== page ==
Pilgrims from diocese celebrate, defend life at 2018 March for Life Chicago
CHICAGO — Pilgrims from the Diocese of Peoria to March for Life Chicago on Jan. 14 knew the seriousness of their cause but also found ways on a sub-freezing January day to reflect the joy of their faith and belief that “Love Saves Lives.”
Many of the 35 college students and staff from the St. John Paul II Catholic Newman Center at Illinois State University in Normal taking part sang songs of praise as they marched through the city’s downtown with more than 5,000 other participants.
“Their lasting energy, spontaneity, and joy fueled the march to make it more like a celebration of life than a protest,” said Amy Widhalm, a sophomore at Illinois State, of the Newman Center group that joined another busload in a daylong pilgrimage sponsored by the Diocese of Peoria.
“This is exactly what the pro-life movement is,” continued Widhalm, who is studying speech pathology. “It’s a positive community of people who want to celebrate all life’s worth. I hope we were able to stir at least one heart to yearn for the truth that all life is valuable.”
Pro-life activities continue around the Diocese of Peoria in January: see our round-up
While Widhalm was attending her fifth large-scale march, Deb Shanahan — a mother of four from St. Mark Parish in Peoria who marched with her own mother, Joanne Svymbersky — was taking part in her first. But the reaction was much the same.
“It’s such a beautiful, peaceful, joyful march,” said Shanahan. “No one is there except out of joy that we have life.”
Across the bus aisle from Shanahan, Gary and Diane Spurgeon from Epiphany Parish in Normal, spoke of taking part in their first major pro-life march, though they are active in the movement and regularly attend the annual rally at the McLean County Courthouse near the anniversary of the U.S. Supreme Court decisions legalizing abortion.
“It’s a great experience,” said Gary Spurgeon. “The colder you got, the more you realized it’s not all fun and games doing this. It took commitment. You’re here to make a presence and stand up for the cause.”
Diane Spurgeon said defending the sacredness of human life at all its stages is “a part of our faith, a part of our being.”
“We don’t want to just believe it,” she told The Catholic Post. “We’re not afraid to be out there and show it, to live what we believe.”
MOVEMENT “YOUTHFUL, STRONG, VIBRANT”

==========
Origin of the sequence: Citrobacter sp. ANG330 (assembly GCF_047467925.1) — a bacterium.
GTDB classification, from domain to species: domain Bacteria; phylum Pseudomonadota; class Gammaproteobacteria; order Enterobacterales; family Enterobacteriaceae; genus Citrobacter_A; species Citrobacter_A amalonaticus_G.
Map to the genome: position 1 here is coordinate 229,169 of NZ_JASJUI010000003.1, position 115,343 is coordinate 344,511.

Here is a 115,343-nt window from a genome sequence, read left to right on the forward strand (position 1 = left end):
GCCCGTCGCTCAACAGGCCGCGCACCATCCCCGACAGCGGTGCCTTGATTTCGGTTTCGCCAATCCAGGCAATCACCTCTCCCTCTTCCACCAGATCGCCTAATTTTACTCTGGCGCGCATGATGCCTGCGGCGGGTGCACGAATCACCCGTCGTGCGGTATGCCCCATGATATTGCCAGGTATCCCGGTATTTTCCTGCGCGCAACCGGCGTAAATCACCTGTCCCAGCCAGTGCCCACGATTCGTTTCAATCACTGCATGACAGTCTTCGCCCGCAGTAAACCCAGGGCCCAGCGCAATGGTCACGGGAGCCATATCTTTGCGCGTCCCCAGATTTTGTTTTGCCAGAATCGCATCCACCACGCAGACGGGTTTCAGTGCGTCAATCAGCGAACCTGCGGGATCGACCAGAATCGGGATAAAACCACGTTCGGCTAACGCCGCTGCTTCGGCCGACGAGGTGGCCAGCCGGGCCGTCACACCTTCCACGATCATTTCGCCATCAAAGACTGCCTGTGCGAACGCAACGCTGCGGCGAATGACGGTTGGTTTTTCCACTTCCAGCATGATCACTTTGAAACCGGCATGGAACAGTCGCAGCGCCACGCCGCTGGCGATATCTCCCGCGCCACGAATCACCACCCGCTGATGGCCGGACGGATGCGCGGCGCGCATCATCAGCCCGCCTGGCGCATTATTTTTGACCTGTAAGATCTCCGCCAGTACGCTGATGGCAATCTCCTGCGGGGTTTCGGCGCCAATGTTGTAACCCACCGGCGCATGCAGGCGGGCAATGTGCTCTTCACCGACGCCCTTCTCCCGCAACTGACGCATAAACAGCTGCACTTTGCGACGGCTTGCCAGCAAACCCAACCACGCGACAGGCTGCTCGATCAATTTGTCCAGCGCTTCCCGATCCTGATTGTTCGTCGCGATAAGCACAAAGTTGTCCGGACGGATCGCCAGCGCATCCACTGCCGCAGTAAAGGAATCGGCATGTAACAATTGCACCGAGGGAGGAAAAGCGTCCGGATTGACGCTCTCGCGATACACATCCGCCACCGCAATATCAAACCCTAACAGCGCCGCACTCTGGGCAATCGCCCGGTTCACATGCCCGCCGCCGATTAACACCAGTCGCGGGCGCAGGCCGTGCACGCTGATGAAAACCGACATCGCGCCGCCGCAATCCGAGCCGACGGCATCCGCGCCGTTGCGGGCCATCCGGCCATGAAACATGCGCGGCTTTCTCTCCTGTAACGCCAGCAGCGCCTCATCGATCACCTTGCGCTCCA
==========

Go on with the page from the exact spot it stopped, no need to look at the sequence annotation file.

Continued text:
That is exactly what Cardinal Blase Cupich of Chicago encouraged the crowd to do in his address to the crowd before the march. He especially applauded the young people present who “give us confidence that the energy to protect the child in the womb has not grown weak over these 45 years but is youthful and strong and vibrant, just as you are.”
The 1973 Roe v. Wade decision robbed the nation of its children and its dreams, said Cardinal Cupich.
“Now with the recent law passed by our Legislature and signed by our governor, more lives and reams will be robbed as will family incomes that will be forcibly used to pay for abortions,” he said, as a chorus of boos rang out in Federal Plaza.
“Can we not better use our tax dollars to support health care for families expecting children, and child care and assistance to parents when their children come into the world?” the cardinal asked. “Can we not better use our tax dollars to keep alive both our children and our dreams as a nation?”
Other speakers at the rally included Bishop Donald Hying of Gary, Indiana; Pat McCaskey, co-owner of the Chicago Bears who read an original pro-life poem; and Ramona Trevino, a former Planned Parenthood director and author of “Redeemed by Grace.”
“Planned Parenthood’s days are numbered,” said Trevino, even as a group of counter-protesters rallied across the street. “And Roe v. Wade’s days are numbered.”
She said it is not hate, but indifference that makes it possible for Planned Parenthood to perform hundreds of thousands of abortions every year.
“THE TIDE IS TURNING”
The Diocese of Peoria pilgrimage was organized by the offices of Evangelization and Faith Formation and Respect Life. This is the third year the diocese has sponsored the pilgrimage to March for Life Chicago, according to Shirley Plaag, diocesan director of evangelization and faith formation.
“It’s always a beautiful, peaceful presence,” said Plaag of the march. She said that stops made at two churches — St. Michael in Old Town Chicago for Mass and Annunciation Byzantine Catholic Church in Homer Glen for dinner and a tour — added to the pilgrimage aspect of the day. She thanked their hosts at the two locations for their hospitality. The pilgrims also prayed the rosary and Divine Mercy Chaplet for pro-life intentions on their way to and from the march.
“I believe the tide is turning,” said Cecilia Soñé, diocesan director of Respect Life Ministry, who also said she was impressed by the joy shown by all age groups.
Samantha Johnson, a junior at Illinois State University who traveled with the Newman Center group, found more than she had anticipated at March for Life Chicago.
While she went to support the unborn, “I found myself carrying in my heart all the men and women who feel that they have no choice. I felt a renewed responsibility to walk with more attentiveness to the needs of my brothers and sisters around me.
“I am praying for all those who have been affected by abortion,” Johnson continued, “and I pray that as a church we continue to stand united in offering our love and support to all mothers and fathers in difficult situations.”
EDITOR’S NOTE: More photos from March for Life Chicago have been posted to an album on The Catholic Post’s Facebook site.